In July this year, two employees of leading real estate portal Housing.com were arrested by the Mumbai police. They had been spotted operating an Unmanned Aerial Vehicle (UAV), or drone, close to the Bhabha Atomic Research Centre (BARC), triggering fears of an imminent terror attack on this top level institution. The drone, a Phantom manufactured by China-based DJI, costing around Rs 80,000, was also confiscated. Questioning of the two employees, however, revealed a far-from-sinister purpose - the portal had been using UAVs for many months to take video footage of select apartments and their surroundings for some of its builder clients, which it uploaded on its site and thereby gave customers a better idea of properties they wished to buy.
The incident highlights the anomaly surrounding UAVs in India - even as they proliferate across the world, the Directorate General of Civil Aviation (DGCA) has no policy or institutional framework in place for them and hence their civilian use is banned. With UAVs being openly sold in India and a number of private companies starting to use them for different purposes, the DGCA issued a public notice in October 2014: "No non government agency, organisation or individual will launch a UAV or UAS (unmanned aerial system) in the Indian civil air space for any purpose whatsoever." Nor is there any ambiguity as to what constitutes Indian civil air space. "It means all other airspace above Indian territory except defence airspace," says a senior DGCA official. Companies using them had to stop operations, while those which did not and got found out, like Housing.com, had to bear the brunt of the law.
UAVs in India
The regulatory vacuum is odd, considering India was the one of the earliest countries to start using UAVs for military purposes. "India operated its first drone in 1996 when the Army acquired an Israeli 2 Searcher Mark I," says R. Swaminathan of the Observer Research Foundation (ORF) in a February 2015 paper on the subject. "Less than two years later, the Air Force and the Navy followed suit." According to the International Institute of Strategic Studies, India has around 50 drones, the highest number for any country after the US - though given the unregulated nature of the market, it is believed that China and Israel have many more, which they have not declared.The Indian government has used drones for numerous purposes, apart from military - to look out for poachers at the Panna Tiger Reserve, for instance; to pinpoint affected areas following the devastating floods in Uttarakhand in 2013 and Jammu and Kashmir in 2014; to hunt for Maoists in the Chhattisgarh forests and more. The Uttar Pradesh government has used them to maintain law and order during processions in Lucknow and the last Allahabad Kumbh Mela in 2013. The Mumbai police employed UAVs to monitor Ganapati processions, Delhi Police to investigate the Trilokpuri riots of November 2014 and Kolkata police to monitor voting during the municipal corporation elections in April this year.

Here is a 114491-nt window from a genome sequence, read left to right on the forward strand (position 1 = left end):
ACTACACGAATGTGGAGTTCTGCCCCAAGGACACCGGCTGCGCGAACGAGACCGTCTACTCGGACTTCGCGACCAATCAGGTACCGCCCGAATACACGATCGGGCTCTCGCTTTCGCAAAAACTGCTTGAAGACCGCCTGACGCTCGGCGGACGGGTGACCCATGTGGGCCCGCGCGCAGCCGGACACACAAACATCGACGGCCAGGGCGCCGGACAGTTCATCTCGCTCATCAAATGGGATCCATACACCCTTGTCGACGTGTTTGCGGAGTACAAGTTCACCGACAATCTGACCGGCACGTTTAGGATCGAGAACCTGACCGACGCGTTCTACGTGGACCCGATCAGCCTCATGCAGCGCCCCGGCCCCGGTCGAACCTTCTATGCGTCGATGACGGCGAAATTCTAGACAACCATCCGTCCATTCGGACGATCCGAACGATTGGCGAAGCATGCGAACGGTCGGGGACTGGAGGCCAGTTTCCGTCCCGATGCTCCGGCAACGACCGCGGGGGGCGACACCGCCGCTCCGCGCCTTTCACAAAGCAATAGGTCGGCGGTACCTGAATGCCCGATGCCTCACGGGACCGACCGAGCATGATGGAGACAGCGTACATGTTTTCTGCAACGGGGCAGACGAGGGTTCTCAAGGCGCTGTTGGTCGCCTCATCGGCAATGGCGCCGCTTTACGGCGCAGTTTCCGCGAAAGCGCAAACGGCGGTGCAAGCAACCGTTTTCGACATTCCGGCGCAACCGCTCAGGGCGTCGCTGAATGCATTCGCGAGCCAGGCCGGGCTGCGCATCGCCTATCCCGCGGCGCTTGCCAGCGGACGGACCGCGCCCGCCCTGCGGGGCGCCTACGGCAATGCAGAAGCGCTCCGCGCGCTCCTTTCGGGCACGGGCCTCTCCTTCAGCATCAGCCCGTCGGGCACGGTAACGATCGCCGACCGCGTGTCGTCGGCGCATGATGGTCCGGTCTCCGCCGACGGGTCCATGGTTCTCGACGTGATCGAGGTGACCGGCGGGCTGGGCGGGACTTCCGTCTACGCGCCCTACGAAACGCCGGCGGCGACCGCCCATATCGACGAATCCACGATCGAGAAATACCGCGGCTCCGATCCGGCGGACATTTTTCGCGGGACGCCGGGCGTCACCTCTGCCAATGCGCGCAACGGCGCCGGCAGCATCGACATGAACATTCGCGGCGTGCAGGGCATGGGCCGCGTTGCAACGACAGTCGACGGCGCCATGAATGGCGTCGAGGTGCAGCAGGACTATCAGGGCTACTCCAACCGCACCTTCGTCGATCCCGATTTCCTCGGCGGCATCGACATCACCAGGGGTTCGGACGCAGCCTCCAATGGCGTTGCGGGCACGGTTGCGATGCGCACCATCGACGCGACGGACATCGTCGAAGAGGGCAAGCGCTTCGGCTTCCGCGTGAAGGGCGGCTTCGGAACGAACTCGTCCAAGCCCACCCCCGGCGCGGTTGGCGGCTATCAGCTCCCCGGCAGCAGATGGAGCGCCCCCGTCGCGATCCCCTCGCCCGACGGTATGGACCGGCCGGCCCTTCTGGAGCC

- $15.22 million: Size of global UAV commercial market (military use excluded) in 2014 (Source: Markets and Markets)
- $8.4 billion: Estimated size of global small UAV market in 2019 (Source: ABI Research)
- 170,000: Estimated number of drones in commercial use by 2020
- 12 million: Estimated number of drones in recreational use by 2020 (Source: Idate Research)
There are also a number of private Indian companies working on both the hardware and the software of UAVs, though they sell exclusively to the government. "The item falls under Schedule II, and thus requires a licence from the Ministry of Industries for its manufacture," says Atul Khosla, Director, OM UAV Systems, a Delhi-based manufacturer. "The licence is given only after approvals from the defence ministry, home ministry and Department of Telecom and restricted to those making drones for the security forces." The company, started by Khosla and his Punjab University batch mate Ravinder Singh in 2013, makes autopilot systems for mini and micro drones to sell mainly to the military for surveillance in the border areas. Another frontrunner is ideaForge, started by five IIT Bombay alumni, which, working in close tandem with the Defence Research and Development Organisation (DRDO), developed the Netra UAV. Weighing barely 1.5 kg and rising to a height of about 15 metres, it has been used during the Uttarakhand floods, the tiger census, as well as to track a killer leopard in Uttarakhand. Others to have obtained licences include Dynamatic Technologies, Ashok Leyland, Taneja Aerospace and Aviation, Avaana Software and Services, Basant Aerospace and SasMos HET Tech. There is also Navi Mumbai-based Airpix, which offers UAV services - aerial photography, aerial surveys, remote sensing and more. Its drones are imported and customised, as indeed are most of those sold in India. "Import of UAVs also requires a licence," says Khosla. "Perhaps they are being brought in as toys or in non-UAV categories." UAVs from global brands such as Silverlit, Flyers Bay, Mikadelo M'Delo, Toyhouse and DJI continue to be available on all the leading e-tailing sites despite the DGCA ban, at prices ranging from Rs 1,700 to a few lakh.